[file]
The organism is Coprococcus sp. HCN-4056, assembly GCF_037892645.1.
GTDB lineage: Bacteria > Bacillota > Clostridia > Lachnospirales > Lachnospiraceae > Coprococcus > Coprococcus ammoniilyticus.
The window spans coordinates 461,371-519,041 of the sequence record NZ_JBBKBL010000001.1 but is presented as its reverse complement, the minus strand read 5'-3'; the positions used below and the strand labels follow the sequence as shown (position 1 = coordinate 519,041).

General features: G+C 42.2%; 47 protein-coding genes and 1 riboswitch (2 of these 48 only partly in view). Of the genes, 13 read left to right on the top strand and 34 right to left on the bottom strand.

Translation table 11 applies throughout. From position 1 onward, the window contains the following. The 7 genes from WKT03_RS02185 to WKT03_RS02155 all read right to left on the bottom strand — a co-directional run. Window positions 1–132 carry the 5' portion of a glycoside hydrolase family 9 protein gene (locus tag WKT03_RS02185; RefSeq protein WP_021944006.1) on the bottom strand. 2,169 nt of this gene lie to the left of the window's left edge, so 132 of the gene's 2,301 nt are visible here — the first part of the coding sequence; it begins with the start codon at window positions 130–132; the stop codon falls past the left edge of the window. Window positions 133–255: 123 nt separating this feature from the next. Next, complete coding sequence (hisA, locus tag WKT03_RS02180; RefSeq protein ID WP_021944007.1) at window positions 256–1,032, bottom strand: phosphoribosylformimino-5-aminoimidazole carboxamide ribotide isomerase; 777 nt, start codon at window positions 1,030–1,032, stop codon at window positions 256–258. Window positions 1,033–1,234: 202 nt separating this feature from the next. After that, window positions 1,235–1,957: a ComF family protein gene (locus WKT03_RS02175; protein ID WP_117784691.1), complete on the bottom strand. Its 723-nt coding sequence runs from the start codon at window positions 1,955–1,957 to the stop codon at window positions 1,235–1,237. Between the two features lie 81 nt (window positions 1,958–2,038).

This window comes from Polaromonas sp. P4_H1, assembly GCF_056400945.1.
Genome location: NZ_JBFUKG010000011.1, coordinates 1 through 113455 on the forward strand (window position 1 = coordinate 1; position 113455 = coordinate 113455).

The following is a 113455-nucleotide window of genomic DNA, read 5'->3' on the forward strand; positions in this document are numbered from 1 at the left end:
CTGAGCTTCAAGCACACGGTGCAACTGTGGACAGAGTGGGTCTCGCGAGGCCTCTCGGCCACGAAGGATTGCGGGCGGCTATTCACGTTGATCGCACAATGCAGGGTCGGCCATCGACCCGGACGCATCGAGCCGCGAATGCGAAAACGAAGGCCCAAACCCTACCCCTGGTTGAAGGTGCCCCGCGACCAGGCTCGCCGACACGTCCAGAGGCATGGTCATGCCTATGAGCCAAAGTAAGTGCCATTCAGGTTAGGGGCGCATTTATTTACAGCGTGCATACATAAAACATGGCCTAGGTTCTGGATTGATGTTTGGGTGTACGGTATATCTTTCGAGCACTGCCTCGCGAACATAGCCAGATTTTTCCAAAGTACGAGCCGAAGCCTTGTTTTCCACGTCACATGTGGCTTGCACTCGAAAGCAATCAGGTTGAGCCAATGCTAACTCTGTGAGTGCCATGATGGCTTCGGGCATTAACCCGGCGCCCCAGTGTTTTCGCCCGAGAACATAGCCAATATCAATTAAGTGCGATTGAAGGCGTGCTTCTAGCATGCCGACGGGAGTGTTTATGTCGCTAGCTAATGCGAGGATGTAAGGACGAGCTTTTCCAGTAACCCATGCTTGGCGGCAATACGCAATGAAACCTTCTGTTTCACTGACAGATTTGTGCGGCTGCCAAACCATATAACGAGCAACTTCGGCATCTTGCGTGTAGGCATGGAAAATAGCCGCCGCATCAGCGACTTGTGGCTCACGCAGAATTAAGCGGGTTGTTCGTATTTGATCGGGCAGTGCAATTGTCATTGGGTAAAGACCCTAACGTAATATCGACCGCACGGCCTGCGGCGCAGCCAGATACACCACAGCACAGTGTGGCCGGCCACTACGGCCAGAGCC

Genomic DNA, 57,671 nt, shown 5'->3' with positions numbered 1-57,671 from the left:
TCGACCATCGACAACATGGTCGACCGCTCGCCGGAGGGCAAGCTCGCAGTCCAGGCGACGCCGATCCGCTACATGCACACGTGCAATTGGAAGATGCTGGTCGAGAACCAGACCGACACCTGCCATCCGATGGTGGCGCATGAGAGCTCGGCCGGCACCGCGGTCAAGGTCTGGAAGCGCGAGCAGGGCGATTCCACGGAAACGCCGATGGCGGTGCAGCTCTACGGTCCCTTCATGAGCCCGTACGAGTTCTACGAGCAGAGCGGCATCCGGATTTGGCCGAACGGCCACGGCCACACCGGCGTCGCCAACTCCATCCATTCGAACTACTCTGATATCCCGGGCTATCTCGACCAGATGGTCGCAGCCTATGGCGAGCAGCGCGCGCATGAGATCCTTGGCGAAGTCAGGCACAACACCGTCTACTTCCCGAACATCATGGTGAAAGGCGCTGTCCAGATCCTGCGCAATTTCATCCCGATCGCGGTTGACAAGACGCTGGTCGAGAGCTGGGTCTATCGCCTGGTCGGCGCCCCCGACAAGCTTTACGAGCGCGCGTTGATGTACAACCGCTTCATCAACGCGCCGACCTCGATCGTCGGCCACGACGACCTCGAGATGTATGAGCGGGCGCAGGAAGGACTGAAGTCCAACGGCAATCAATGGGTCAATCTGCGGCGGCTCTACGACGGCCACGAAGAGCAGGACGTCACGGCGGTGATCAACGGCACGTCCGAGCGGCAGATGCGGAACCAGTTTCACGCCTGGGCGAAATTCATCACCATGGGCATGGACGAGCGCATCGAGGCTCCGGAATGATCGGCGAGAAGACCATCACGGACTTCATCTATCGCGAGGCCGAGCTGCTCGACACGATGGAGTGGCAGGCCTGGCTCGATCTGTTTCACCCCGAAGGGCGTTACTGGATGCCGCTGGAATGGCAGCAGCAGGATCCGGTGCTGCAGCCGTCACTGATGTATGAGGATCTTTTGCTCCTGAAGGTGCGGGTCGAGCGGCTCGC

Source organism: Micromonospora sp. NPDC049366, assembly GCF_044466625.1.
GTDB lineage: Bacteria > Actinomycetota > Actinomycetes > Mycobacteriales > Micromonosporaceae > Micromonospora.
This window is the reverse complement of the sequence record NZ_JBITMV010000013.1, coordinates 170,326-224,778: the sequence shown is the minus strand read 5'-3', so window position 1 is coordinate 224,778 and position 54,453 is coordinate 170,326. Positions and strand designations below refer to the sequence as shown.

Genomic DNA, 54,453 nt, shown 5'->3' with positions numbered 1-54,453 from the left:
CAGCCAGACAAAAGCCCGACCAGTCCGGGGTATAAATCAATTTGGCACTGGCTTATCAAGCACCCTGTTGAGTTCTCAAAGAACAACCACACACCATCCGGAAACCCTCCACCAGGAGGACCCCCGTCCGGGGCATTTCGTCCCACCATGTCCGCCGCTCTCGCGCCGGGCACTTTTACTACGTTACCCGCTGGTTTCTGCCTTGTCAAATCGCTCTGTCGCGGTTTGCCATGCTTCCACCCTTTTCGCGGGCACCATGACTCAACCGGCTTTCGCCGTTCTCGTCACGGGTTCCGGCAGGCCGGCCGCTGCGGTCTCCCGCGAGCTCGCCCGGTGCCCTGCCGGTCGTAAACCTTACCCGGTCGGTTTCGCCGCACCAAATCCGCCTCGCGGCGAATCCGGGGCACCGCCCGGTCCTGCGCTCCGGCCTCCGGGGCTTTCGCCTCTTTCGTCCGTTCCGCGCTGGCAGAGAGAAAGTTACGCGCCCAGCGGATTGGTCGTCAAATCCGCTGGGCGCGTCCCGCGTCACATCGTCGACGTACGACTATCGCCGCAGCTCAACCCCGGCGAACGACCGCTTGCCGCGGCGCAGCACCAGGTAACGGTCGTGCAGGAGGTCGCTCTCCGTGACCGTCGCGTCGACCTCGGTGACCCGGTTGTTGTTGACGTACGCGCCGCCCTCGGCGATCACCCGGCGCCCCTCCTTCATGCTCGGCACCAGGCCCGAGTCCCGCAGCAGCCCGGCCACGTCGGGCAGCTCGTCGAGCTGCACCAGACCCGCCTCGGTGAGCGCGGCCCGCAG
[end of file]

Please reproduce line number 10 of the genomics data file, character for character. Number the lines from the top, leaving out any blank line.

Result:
Genomic DNA, 57,671 nt, shown 5'->3' with positions numbered 1-57,671 from the left: